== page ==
1. This is all food for thought Carrie. I don’t think we want to go back to the days prior to 1940 but we would probably serve our children well by giving them more responsibility in many areas of their lives. Nurturing dependence doesn’t prepare them well for the adult world. I couldn’t agree with you more that the language we use is so important. The kind of results we get, completely depends on how approach our kids. “Go peel the potatoes” will not be received as well as “I need help peeling potatoes and putting away the dishes. What would you like to do?” Showing appreciation for their contribution is a motivator as well.

  2. I am curious as to how you came by this book. I struggle to find Christian texts that aren’t geared towards a gentle style of parenting.
    I have an 8 year-old daughter who we are struggling with on responsibilities, though a part of it, I feel, is her temperament.
    She likes to do things that she feels makes her needed, that she is the one uniquely “made” for that task. Around the house, she seems to have found that caring for our chickens is something she enjoys doing. She is also a serious organizer, so things that relate in any way to order work for her.

    I would like to check into this book……Q: I would love some pointers towards things about discipline (not punishment) surrounding the 9-year change. Know of any?

    • Have you read the article on Rahima Baldwin Dancy’s website regarding the nine-year-old change? There are also several classic waldorf texts out there about the nine-year-old change – have you seen any of those? Rudolf Steiner College Bookstore has a number of them listed….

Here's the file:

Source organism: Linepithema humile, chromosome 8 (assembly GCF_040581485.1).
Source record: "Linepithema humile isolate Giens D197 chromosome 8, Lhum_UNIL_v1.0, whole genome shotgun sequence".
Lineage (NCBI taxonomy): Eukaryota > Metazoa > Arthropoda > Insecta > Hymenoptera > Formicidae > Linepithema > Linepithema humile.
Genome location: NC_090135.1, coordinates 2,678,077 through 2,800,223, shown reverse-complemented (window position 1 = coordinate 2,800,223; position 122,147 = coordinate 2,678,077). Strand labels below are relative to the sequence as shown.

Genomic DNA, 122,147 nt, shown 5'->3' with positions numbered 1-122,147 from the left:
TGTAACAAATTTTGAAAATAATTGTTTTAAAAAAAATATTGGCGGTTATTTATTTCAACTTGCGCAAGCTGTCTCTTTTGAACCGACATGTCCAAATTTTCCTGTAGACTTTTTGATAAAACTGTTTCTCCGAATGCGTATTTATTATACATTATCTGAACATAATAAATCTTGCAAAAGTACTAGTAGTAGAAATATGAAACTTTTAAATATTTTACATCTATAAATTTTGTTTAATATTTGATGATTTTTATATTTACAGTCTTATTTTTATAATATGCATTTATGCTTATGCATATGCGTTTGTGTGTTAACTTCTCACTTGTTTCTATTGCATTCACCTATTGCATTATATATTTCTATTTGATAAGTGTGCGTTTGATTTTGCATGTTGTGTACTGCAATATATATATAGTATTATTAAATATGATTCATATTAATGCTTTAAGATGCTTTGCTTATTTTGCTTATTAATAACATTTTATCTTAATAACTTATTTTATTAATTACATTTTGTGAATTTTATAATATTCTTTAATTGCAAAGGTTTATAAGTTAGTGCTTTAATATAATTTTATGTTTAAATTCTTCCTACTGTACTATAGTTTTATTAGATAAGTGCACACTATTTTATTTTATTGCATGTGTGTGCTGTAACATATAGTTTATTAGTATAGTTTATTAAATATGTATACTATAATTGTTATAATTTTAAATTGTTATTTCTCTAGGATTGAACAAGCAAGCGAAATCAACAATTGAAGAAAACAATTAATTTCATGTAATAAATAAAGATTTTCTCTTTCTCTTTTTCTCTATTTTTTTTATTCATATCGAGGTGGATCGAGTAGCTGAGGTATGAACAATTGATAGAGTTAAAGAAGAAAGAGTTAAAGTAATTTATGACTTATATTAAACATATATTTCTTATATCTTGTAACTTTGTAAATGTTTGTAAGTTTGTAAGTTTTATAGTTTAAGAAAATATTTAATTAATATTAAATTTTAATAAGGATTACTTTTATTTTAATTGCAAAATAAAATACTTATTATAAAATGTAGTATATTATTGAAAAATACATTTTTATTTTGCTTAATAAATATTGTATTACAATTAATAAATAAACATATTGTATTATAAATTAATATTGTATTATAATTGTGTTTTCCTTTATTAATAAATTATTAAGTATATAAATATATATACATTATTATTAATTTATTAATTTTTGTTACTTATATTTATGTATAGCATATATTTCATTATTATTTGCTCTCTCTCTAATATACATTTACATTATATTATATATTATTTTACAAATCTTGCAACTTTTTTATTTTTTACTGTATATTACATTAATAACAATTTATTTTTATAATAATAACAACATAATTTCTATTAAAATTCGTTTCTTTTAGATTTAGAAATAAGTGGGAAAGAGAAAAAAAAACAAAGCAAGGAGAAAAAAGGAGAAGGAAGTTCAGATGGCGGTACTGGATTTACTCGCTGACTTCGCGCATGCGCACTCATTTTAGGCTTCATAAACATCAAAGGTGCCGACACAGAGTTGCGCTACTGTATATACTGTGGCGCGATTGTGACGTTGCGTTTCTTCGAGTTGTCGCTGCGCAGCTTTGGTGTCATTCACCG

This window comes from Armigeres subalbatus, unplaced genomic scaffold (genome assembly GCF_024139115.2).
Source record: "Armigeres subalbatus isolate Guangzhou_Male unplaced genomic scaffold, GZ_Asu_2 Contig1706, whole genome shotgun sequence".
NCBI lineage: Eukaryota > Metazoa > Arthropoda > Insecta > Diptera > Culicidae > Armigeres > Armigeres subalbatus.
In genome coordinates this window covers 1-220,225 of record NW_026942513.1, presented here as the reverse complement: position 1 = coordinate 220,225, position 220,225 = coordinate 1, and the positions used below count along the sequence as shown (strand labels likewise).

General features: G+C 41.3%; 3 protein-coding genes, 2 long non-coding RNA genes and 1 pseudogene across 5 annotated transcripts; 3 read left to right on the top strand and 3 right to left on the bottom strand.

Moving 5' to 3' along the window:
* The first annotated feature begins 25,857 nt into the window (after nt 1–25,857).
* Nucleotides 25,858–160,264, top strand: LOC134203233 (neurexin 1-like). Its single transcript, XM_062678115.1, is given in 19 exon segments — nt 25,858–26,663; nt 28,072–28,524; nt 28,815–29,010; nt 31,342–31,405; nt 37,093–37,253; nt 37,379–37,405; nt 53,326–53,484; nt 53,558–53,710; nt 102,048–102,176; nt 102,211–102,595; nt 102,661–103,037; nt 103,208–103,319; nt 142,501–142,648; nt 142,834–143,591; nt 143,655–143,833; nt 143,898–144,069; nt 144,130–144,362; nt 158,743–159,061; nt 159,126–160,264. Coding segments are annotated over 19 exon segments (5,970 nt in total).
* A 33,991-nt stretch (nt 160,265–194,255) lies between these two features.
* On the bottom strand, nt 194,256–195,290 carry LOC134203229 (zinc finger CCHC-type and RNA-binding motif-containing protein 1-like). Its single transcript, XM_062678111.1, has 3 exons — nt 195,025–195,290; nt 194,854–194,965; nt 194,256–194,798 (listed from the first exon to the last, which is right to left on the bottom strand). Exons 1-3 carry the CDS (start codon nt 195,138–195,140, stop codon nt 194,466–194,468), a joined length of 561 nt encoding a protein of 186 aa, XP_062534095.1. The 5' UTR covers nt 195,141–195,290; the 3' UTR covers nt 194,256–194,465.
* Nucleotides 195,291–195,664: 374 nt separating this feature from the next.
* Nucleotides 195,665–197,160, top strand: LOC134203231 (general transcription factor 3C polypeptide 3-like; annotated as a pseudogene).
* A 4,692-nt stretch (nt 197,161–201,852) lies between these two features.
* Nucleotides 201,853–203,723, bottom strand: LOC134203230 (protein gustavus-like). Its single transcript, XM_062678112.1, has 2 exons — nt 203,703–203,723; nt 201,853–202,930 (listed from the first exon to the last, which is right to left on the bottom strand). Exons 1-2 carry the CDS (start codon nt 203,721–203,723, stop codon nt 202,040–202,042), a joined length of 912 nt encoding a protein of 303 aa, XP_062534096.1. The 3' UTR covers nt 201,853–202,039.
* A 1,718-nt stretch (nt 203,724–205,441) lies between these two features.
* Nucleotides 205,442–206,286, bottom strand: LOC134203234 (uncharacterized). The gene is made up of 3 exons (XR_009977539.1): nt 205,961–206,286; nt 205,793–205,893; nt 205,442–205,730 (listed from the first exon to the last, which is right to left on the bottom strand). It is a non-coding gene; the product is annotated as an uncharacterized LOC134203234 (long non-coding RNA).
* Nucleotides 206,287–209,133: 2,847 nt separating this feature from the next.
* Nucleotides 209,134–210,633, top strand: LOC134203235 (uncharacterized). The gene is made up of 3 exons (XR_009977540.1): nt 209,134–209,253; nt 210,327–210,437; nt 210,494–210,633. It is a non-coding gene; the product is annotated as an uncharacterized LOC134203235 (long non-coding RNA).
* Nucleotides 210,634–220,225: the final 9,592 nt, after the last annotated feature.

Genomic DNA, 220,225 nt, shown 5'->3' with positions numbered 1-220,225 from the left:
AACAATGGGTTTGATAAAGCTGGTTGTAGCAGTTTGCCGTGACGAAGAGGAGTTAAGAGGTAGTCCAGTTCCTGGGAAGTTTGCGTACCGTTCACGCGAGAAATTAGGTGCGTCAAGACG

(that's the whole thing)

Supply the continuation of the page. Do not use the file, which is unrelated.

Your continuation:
If those are things you have investigated, please do email me back. I know Donna Simmons has just come out with a audio download regarding discipline for children 9 and over, it should be available in her Christopherus bookstore – have you heard that yet? :)
      PS. I literally just found that book by chance on the bookshelf at my local Christian bookstore. I agree with you there are not many out there that coincide with gentle parenting and/or waldorf parenting. Let’s share titles as we find them!

  3. As the parent of a 14 and soon-to-be (Friday) 13 year old I have found that responsibility for various ‘household tasks’ is a natural part of home education.

    I’m shuddering at the thought of having to put away dry washing-up, taking the rubbish out and having to delve through my teen’s dirty laundry ;) Well, ok, I do do all 3 things occasionally, but that is very occasionally.

    My boys are also good cooks. They are used to seeing me prepare meals and took an early interest. Now I’m quite happy to leave them at the helm and only dip in if they ask for some support.

    My 12 year old has been helping move wardrobes and drawers and if I ask will happily get on with other household tasks.

    He’s also very good at building block cities and train tracks when needed (for his younger siblings).

    I missed him terribly in the day whilst he was at school for a period, he’s told me he much prefers to be at home :) I miss my 14 year old (he’s at boarding school).

    For me (and I guess for them) it all seems very natural. Supporting them to learn about supporting themselves is surely one of the most important lessons of all?

    When they have friends visiting they cook together (erm, did have one pan fire incident once…) In my experience, give teen boys the chance and likely they’ll surprise you in their enthusiasm for cooking, for crafts, etc. (all the things that might otherwise been seen as ‘less than manly’ by mainstream society).

    I’ve yet to get them to attempt ironing though…